Anatomy of a domain renewal scam

I just got a letter sent to my house from the official-sounding Domain Renewal Group. Boy, am I glad for that because … wait, what? I use the excellent GANDI for my domains, so what could this letter be? Oh, of course, I remember, Domain Renewal Group are a bunch of scammers that try to get you to pay them exorbitant amounts to renew your domains and wrest control from your usual provider.

See this? Bin it.

What they ask for is a stupidly high renewal fee and couch it in terms non-experts would fall for. In short, it’s a scam designed to prey on those who might get scared into giving them money. They are telling you to give them money under false pretences and you should avoid doing so at all costs. At no point do they compare their prices to your current provider (hint: they’re over double the cost my provider charges) or give you a compelling reason they would do a better job. They just imply that this is how domains are renewed, so pay up. This is what the letter looks like and you can see how easily someone could fall for it.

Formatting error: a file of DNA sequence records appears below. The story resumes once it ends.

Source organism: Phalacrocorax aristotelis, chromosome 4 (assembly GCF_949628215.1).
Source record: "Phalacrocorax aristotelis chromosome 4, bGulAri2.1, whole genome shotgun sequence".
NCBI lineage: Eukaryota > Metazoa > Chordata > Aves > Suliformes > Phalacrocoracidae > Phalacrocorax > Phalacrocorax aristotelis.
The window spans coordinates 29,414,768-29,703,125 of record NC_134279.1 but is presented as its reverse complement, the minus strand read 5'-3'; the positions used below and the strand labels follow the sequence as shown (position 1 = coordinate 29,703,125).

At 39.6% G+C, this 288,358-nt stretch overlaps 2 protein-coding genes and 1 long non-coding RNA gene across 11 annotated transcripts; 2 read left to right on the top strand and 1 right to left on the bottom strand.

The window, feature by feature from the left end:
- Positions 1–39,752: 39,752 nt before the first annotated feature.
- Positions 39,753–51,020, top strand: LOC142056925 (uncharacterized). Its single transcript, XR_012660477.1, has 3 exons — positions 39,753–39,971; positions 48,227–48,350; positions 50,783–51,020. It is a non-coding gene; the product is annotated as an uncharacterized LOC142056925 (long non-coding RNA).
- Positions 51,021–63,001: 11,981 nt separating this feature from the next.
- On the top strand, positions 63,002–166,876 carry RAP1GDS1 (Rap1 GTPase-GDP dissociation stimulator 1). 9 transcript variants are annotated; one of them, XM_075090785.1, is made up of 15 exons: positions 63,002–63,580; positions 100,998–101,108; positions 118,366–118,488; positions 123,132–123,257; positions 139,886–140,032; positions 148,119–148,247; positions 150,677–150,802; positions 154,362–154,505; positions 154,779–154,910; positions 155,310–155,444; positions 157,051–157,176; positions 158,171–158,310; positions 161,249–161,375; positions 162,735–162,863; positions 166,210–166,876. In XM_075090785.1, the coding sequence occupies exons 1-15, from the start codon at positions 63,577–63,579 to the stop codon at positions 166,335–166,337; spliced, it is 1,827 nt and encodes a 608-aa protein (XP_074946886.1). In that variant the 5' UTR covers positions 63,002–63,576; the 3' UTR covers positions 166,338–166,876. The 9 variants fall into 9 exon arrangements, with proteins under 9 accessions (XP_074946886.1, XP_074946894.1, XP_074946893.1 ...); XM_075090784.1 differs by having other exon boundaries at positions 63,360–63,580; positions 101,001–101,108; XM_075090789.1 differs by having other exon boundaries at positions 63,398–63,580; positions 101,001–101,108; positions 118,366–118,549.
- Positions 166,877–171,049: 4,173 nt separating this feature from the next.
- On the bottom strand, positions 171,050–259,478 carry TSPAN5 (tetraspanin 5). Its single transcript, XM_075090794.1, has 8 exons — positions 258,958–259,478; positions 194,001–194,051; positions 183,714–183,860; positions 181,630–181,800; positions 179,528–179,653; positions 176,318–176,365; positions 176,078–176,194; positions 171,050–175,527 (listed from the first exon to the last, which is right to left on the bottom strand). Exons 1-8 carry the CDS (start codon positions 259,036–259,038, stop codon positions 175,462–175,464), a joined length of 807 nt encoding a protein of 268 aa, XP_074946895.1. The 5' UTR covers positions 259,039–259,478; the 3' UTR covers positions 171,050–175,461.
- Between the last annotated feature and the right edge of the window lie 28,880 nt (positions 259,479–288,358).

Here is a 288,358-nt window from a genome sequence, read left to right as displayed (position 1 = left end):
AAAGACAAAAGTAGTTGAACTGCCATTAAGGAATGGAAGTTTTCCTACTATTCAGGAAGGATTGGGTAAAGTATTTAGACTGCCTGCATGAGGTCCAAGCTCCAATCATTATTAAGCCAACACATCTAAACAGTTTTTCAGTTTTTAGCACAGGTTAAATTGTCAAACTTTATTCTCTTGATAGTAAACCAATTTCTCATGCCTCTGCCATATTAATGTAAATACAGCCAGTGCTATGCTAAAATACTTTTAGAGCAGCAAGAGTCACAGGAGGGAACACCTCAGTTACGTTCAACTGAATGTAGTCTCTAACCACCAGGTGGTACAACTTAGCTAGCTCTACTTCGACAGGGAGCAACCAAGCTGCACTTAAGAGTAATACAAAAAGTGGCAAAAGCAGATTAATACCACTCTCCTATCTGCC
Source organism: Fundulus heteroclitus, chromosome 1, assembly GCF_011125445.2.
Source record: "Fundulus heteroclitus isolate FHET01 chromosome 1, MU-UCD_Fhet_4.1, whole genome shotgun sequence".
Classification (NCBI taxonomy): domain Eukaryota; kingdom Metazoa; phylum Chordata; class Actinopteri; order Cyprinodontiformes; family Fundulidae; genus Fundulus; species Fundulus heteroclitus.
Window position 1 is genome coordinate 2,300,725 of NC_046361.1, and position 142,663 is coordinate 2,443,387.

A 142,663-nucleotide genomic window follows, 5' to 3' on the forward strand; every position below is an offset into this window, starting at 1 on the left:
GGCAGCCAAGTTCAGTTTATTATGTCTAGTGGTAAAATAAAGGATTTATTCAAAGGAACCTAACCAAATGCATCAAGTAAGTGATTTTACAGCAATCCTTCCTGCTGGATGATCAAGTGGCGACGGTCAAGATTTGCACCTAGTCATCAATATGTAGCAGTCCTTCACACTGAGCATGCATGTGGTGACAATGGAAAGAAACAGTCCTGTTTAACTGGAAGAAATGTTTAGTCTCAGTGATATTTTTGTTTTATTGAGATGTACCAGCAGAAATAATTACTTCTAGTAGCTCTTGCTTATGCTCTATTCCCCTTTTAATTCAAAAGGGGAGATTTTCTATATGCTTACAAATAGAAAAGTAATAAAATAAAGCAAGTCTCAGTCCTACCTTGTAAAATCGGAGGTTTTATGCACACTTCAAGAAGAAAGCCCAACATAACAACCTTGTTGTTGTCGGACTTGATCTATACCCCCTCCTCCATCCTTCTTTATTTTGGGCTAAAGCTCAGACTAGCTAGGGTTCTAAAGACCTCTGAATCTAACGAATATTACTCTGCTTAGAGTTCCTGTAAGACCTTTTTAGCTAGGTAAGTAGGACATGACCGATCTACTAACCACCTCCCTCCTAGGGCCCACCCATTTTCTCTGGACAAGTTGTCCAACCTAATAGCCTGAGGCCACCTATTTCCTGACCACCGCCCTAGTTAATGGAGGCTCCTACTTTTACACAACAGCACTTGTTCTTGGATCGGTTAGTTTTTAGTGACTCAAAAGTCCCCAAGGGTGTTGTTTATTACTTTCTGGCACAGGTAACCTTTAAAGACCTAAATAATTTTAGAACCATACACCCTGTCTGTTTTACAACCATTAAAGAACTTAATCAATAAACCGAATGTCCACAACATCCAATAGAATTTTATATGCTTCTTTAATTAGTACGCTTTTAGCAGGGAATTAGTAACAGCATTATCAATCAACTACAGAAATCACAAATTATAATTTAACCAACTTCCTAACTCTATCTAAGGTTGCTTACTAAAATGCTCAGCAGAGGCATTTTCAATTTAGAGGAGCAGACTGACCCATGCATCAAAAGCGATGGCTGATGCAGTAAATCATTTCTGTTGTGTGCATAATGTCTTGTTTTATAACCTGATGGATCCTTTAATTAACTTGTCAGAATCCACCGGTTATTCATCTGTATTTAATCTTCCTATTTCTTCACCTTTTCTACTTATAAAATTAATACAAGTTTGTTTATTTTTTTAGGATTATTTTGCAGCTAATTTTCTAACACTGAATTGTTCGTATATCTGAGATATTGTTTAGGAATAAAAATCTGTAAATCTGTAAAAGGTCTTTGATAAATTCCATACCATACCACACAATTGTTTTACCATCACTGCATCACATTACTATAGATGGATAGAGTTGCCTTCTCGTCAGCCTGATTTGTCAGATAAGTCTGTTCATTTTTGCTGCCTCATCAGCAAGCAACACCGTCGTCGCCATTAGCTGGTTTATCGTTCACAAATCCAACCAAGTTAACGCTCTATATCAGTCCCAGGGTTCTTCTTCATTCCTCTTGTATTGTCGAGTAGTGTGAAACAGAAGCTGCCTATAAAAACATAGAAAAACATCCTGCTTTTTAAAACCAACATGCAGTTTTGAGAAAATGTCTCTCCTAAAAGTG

Don't fall for it.

They provide you with an envelope within which you are expected to stuff a cheque and even pay for the stamp to get it delivered. What actually happens if you pay them is that they go through a domain transfer process, locking you into their system and extricating yourself can be both time-consuming and costly. Hopefully, there will be a problem and the transfer will fail, meaning you just lose the non-refundable payment you sent them.

If only it were prepaid; you could waste their money then.

Why is it a scam? Firstly, they couch it in a language that implies they are supposed to do this and that everyone should use them as they have an official-sounding name and URL. I’ve had friends approach me with letters like this, asking what they should do, admitting that if they couldn’t ask me or someone like me, they’d have just paid it, to be on the safe side. I defy you to read the language and tell me you think that they’re up front about their business. Google them and see.

In short, if you receive a letter looking like the one I’ve shown above, throw it away.

Jared Earle is a writer, photographer and systems administrator. You can find him on Twitter most of the time.

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